The KSB pumps which were installed more than 70 years ago were constantly breaking down thus costing council more in terms of routine maintenance.
“The impact of not pumping downstream to the residents means long days of not having water.
We have now put new equipment, which is pumping continuously without any breakdown and we also have standby pumps, which can continue giving us water,” he said.
Bulawayo requires 165 megalitres of water daily, but due to a sharp decline in water levels at the city’s supply dams, it is currently pumping 155 megalitres.
BCC recently introduced a citywide 24-hour water shedding programme, as its supply dam levels continue to decrease amid increasing demand.
Only Bulawayo city centre, industry and mines are exempt from water shedding.
The water shedding programme came as BCC is set to decommission Umzingwane Dam due to low inflows during the 2021/22 rain season.
Bulawayo draws water from Inyankuni, Insiza, Upper Ncema, Lower Ncema, Mtshabezi and Umzingwane dams as well as Nyamandlovu and Epping Forest aquifers.
Eng Ncube said upon completion, the Lake Gwayi-Shangani project will complement their efforts as it will bring more water to the city.
“In terms of water from the Lake Gwayi-Shangani, we are working together with Zinwa and Government and council has been co-opted into the committee tasked with this project.
If the Lake Gwayi-Shangani comes onboard, the city will have 50 years of no water shedding and our generation will not witness water shedding,” said Eng Ncube.
“The master plan of the city of Bulawayo commissioned in 2012 also complements that idea and is commensurate with the Government’s vision of ensuring that Bulawayo is supplied with water.”
In terms of BCC’s master plan, the council has a deficit of US$600 million for it to meet the city’s infrastructural requirements.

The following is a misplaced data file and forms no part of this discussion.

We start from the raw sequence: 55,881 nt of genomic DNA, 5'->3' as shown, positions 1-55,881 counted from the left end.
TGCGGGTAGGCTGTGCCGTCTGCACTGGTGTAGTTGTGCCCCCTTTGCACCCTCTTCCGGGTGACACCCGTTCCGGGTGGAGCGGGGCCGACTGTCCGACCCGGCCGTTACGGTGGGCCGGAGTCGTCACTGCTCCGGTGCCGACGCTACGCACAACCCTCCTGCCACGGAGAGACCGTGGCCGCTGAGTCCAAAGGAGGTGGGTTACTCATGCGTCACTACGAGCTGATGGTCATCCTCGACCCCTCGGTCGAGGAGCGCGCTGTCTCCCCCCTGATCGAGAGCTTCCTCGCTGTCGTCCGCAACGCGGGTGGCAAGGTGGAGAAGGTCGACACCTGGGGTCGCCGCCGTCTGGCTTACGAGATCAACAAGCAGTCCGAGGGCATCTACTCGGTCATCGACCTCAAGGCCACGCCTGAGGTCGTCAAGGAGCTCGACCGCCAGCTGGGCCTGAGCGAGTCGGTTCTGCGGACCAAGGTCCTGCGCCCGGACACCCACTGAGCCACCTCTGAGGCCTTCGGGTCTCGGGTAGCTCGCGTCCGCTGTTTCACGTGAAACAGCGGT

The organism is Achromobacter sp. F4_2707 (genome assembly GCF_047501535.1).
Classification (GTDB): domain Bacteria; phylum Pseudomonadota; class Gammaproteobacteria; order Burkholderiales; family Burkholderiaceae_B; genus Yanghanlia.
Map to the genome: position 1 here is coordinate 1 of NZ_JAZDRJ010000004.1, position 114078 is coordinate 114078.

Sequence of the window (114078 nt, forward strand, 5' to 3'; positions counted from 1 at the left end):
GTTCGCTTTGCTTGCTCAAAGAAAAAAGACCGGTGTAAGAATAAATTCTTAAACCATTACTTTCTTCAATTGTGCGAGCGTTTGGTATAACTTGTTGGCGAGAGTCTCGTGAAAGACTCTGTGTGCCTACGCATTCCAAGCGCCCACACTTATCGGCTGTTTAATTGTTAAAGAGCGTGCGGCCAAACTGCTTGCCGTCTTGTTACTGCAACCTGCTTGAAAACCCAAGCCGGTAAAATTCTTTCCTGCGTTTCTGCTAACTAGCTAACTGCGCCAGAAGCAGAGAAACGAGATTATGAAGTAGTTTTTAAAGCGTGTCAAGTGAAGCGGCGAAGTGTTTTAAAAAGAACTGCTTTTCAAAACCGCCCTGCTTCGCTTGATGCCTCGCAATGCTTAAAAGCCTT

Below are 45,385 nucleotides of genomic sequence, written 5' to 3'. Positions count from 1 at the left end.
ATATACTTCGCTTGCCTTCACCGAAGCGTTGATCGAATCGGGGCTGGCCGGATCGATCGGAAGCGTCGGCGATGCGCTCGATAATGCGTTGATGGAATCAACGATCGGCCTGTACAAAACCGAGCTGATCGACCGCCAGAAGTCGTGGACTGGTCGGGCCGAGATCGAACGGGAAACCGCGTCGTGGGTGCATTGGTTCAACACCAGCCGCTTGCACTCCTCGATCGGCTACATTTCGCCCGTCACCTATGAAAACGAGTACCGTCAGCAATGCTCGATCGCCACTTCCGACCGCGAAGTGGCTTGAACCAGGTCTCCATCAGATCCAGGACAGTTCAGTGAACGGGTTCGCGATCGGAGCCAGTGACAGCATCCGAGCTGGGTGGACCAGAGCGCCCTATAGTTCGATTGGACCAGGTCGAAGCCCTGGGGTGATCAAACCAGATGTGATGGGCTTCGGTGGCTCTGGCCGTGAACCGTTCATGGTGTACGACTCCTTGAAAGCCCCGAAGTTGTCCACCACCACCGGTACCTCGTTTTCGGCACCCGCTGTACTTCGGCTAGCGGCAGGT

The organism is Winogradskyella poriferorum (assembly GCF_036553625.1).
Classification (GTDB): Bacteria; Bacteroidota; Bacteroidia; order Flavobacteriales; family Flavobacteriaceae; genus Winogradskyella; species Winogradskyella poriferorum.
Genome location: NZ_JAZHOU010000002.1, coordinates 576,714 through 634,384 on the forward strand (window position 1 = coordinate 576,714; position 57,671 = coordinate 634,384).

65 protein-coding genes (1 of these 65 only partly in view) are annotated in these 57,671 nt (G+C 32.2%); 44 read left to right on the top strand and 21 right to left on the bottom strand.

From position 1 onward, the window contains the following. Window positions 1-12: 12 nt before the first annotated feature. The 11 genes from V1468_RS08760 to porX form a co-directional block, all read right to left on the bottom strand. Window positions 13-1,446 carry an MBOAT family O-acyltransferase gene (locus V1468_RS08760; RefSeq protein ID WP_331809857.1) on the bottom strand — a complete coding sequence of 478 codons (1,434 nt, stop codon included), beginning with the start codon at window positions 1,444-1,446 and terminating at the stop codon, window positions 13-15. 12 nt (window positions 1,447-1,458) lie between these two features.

Under the master plan, it is envisaged that a treatment plant would be constructed in Cowdray Park.
“The Cowdray Park treatment plant will treat water and deliver at least 80 megalitres to Magwegwe Reservoir while under the second phase, we take the remainder of 220 megalitres from Lake Gwayi-Shangani and pump into Criterion, which will become the centre of the water treatment in the city,” said Eng Ncube.
He said under the BSSWIP, at least 171 km of pipes were upgraded and renewed while 8 106 residential meters and about 65 zone meters were installed
“In Cowdray Park, 12,5km of new sewer pipes were also laid for the benefit of Hlalani Kuhle houses.
This project has brought in a new lease of life and if we had not secured this funding the city would have been a worse situation than now,” said Eng Ncube.
“As the city continues to grow more water will be needed.’
Minister Ncube also toured Vulindlela Primary School in Cowdray Park where four classroom blocks were constructed and completed by council at a cost of $114 million using devolution funds.
Minister Ncube said she was impressed with projects being undertaken by council under devolution and BSSWIP.
“Today, I managed to tour several projects which are being implemented by council and am quite impressed with progress.
We visited the water works and there is a lot of progress although there were slight delays that affected the projects due to Covid-19, which has forced council to seek an extension of the BSSWIP projects,” she said.
“At Vulindlela Primary School, they managed to construct four classroom blocks while the fifth one is underway.
They also want to put up double storey classroom block.”
BCC spokesperson Mrs Nesisa Mpofu said council rehabilitated Thorngrove Hospital using devolution funds.
So far, the isolation unit, kitchen and laundry were refurbished at a cost of $140 million through devolution funds.
She said they also managed to reseal the Nketa drive at a cost of $18 million.–@mashnets